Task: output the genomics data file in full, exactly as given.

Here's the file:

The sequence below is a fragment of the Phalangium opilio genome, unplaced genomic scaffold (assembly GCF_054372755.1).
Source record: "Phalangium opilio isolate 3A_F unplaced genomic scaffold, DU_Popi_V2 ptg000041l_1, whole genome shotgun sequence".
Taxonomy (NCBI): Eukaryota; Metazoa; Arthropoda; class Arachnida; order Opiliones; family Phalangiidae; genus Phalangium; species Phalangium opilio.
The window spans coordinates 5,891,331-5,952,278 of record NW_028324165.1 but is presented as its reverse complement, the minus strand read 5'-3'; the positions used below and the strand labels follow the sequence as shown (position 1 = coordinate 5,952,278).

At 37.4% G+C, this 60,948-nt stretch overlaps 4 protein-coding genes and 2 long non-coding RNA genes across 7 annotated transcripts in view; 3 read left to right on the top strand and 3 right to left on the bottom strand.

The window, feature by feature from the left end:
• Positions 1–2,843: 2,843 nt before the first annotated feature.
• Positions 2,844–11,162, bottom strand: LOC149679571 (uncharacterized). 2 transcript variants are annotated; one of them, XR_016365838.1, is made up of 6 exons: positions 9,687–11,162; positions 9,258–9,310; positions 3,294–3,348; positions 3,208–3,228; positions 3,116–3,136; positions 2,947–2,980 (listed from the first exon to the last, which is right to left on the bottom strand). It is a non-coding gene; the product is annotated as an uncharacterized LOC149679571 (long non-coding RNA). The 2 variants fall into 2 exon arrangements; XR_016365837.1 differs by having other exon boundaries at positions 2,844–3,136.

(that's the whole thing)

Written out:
The sequence below is a fragment of the Phalangium opilio genome, unplaced genomic scaffold (assembly GCF_054372755.1).
Source record: "Phalangium opilio isolate 3A_F unplaced genomic scaffold, DU_Popi_V2 ptg000041l_1, whole genome shotgun sequence".
Taxonomy (NCBI): Eukaryota; Metazoa; Arthropoda; class Arachnida; order Opiliones; family Phalangiidae; genus Phalangium; species Phalangium opilio.
The window spans coordinates 5,891,331-5,952,278 of record NW_028324165.1 but is presented as its reverse complement, the minus strand read 5'-3'; the positions used below and the strand labels follow the sequence as shown (position 1 = coordinate 5,952,278).

At 37.4% G+C, this 60,948-nt stretch overlaps 4 protein-coding genes and 2 long non-coding RNA genes across 7 annotated transcripts in view; 3 read left to right on the top strand and 3 right to left on the bottom strand.

The window, feature by feature from the left end:
• Positions 1–2,843: 2,843 nt before the first annotated feature.
• Positions 2,844–11,162, bottom strand: LOC149679571 (uncharacterized). 2 transcript variants are annotated; one of them, XR_016365838.1, is made up of 6 exons: positions 9,687–11,162; positions 9,258–9,310; positions 3,294–3,348; positions 3,208–3,228; positions 3,116–3,136; positions 2,947–2,980 (listed from the first exon to the last, which is right to left on the bottom strand). It is a non-coding gene; the product is annotated as an uncharacterized LOC149679571 (long non-coding RNA). The 2 variants fall into 2 exon arrangements; XR_016365837.1 differs by having other exon boundaries at positions 2,844–3,136.